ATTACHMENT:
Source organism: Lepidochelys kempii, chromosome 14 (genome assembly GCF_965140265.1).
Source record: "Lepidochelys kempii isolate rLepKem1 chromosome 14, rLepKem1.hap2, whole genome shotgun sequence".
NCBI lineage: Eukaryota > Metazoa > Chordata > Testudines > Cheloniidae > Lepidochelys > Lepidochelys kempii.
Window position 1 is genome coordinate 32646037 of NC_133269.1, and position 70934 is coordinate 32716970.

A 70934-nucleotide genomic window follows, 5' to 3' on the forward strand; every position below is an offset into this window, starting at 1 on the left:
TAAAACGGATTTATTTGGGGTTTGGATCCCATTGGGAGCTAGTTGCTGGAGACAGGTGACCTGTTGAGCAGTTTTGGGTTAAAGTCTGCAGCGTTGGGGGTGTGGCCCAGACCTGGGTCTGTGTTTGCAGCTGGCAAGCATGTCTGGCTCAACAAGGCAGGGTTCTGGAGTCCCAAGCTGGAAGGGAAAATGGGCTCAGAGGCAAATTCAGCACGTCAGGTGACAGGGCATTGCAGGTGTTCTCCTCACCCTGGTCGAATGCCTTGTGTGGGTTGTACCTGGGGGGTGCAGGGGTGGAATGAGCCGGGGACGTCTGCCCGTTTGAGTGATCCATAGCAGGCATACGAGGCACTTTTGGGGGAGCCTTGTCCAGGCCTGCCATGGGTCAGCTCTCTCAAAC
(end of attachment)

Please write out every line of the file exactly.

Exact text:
Source organism: Lepidochelys kempii, chromosome 14 (genome assembly GCF_965140265.1).
Source record: "Lepidochelys kempii isolate rLepKem1 chromosome 14, rLepKem1.hap2, whole genome shotgun sequence".
NCBI lineage: Eukaryota > Metazoa > Chordata > Testudines > Cheloniidae > Lepidochelys > Lepidochelys kempii.
Window position 1 is genome coordinate 32646037 of NC_133269.1, and position 70934 is coordinate 32716970.

A 70934-nucleotide genomic window follows, 5' to 3' on the forward strand; every position below is an offset into this window, starting at 1 on the left:
TAAAACGGATTTATTTGGGGTTTGGATCCCATTGGGAGCTAGTTGCTGGAGACAGGTGACCTGTTGAGCAGTTTTGGGTTAAAGTCTGCAGCGTTGGGGGTGTGGCCCAGACCTGGGTCTGTGTTTGCAGCTGGCAAGCATGTCTGGCTCAACAAGGCAGGGTTCTGGAGTCCCAAGCTGGAAGGGAAAATGGGCTCAGAGGCAAATTCAGCACGTCAGGTGACAGGGCATTGCAGGTGTTCTCCTCACCCTGGTCGAATGCCTTGTGTGGGTTGTACCTGGGGGGTGCAGGGGTGGAATGAGCCGGGGACGTCTGCCCGTTTGAGTGATCCATAGCAGGCATACGAGGCACTTTTGGGGGAGCCTTGTCCAGGCCTGCCATGGGTCAGCTCTCTCAAAC